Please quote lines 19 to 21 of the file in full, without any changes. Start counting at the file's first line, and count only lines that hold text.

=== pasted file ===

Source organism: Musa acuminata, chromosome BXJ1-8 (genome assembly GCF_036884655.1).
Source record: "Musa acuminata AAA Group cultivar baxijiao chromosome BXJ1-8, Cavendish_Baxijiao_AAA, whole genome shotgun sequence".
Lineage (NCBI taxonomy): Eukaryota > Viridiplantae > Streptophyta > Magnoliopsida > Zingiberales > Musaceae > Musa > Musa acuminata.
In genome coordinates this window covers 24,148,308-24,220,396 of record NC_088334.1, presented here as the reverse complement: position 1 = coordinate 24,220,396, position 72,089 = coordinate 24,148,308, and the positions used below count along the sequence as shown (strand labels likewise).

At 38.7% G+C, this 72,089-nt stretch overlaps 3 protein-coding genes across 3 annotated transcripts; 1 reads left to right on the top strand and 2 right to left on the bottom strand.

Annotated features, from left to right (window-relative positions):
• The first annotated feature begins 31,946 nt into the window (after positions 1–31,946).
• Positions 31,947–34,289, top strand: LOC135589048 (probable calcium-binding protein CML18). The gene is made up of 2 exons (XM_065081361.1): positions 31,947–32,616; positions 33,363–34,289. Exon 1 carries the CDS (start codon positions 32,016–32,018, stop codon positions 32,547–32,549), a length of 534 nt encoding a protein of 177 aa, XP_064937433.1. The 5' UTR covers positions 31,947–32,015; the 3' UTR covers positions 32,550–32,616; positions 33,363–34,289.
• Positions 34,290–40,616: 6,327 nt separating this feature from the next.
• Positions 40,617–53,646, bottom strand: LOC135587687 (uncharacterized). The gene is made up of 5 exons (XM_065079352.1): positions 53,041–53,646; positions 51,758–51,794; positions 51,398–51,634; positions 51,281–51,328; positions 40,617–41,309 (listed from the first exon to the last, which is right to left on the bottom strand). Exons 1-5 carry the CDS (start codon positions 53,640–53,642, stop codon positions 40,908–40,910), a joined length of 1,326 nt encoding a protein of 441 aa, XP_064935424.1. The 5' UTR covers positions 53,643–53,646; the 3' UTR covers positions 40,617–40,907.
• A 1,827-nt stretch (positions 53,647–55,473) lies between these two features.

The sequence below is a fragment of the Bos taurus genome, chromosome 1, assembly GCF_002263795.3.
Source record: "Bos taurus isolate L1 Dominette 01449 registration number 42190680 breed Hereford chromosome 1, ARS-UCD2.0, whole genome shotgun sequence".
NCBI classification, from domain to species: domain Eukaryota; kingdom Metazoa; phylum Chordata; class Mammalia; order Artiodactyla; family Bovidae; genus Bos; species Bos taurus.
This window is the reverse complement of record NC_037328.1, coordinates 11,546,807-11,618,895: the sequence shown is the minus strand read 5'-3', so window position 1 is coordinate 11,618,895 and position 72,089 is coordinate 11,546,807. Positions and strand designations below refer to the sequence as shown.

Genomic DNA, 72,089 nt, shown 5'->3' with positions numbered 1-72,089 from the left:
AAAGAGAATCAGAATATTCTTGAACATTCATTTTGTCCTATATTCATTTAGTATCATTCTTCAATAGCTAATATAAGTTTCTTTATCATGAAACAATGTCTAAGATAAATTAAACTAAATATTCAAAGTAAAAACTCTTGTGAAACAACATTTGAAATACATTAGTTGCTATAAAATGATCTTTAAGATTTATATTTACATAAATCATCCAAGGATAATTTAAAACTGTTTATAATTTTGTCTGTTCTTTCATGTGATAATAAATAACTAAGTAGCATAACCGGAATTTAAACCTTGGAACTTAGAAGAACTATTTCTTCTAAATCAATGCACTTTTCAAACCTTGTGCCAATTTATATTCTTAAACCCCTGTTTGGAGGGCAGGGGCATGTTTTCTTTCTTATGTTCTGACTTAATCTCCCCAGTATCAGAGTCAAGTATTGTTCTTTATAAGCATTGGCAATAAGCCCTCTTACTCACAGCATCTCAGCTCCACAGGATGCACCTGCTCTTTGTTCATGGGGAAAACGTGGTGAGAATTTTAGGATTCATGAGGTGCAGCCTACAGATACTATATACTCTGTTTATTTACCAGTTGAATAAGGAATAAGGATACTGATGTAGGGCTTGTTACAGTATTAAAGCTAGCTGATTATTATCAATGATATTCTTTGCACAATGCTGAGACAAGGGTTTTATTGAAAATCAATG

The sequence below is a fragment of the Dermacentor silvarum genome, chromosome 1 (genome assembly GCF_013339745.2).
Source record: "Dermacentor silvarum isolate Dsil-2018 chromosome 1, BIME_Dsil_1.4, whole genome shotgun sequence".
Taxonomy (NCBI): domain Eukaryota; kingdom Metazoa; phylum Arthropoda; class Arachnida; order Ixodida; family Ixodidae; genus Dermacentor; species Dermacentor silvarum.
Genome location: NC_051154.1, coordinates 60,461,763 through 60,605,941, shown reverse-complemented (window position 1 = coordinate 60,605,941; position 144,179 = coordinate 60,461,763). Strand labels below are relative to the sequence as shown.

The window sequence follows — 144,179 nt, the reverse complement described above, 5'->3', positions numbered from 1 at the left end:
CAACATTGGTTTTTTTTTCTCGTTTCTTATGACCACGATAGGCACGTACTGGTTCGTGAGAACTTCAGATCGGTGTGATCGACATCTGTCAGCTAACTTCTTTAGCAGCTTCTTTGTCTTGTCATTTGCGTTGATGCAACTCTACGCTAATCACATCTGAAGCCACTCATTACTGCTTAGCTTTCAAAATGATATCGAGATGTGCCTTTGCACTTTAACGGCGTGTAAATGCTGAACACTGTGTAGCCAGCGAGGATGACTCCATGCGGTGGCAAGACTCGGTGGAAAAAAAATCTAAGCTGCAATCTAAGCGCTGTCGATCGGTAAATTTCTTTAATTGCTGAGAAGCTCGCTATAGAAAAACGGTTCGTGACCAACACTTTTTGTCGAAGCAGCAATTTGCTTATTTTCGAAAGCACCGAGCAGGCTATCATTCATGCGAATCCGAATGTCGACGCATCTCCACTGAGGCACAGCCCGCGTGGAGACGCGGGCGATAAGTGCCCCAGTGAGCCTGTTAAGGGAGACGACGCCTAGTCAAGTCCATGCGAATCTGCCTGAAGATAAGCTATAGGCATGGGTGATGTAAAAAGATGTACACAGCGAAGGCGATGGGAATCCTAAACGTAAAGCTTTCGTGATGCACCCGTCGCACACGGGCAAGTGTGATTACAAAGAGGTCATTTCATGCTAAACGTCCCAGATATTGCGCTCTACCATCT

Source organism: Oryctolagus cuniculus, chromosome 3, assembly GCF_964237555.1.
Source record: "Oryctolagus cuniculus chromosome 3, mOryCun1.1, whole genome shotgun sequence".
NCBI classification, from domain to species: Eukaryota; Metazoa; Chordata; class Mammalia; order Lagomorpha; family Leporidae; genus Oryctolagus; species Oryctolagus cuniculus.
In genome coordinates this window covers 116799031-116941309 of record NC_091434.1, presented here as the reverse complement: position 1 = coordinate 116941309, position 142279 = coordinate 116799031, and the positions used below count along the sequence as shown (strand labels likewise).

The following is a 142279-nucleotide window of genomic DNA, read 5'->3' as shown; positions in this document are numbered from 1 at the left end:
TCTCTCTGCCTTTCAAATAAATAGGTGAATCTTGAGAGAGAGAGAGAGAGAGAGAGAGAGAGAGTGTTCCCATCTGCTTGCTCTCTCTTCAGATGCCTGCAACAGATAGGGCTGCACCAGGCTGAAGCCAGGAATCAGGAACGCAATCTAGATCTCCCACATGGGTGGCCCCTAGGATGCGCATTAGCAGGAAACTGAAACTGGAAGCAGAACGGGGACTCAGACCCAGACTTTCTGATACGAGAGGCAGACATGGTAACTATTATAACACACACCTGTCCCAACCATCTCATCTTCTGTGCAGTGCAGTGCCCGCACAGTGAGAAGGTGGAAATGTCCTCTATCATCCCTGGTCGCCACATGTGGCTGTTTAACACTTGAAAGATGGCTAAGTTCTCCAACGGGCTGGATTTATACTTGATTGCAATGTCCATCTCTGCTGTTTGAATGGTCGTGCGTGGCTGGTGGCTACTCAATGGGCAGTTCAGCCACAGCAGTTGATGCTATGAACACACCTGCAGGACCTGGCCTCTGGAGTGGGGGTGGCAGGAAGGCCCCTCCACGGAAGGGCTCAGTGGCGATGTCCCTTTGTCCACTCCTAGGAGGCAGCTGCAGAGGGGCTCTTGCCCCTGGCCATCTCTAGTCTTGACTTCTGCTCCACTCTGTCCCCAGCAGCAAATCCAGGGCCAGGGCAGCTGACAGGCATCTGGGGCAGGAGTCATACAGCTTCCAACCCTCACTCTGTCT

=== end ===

Source record: "Dermacentor silvarum isolate Dsil-2018 chromosome 1, BIME_Dsil_1.4, whole genome shotgun sequence".
Taxonomy (NCBI): domain Eukaryota; kingdom Metazoa; phylum Arthropoda; class Arachnida; order Ixodida; family Ixodidae; genus Dermacentor; species Dermacentor silvarum.
Genome location: NC_051154.1, coordinates 60,461,763 through 60,605,941, shown reverse-complemented (window position 1 = coordinate 60,605,941; position 144,179 = coordinate 60,461,763). Strand labels below are relative to the sequence as shown.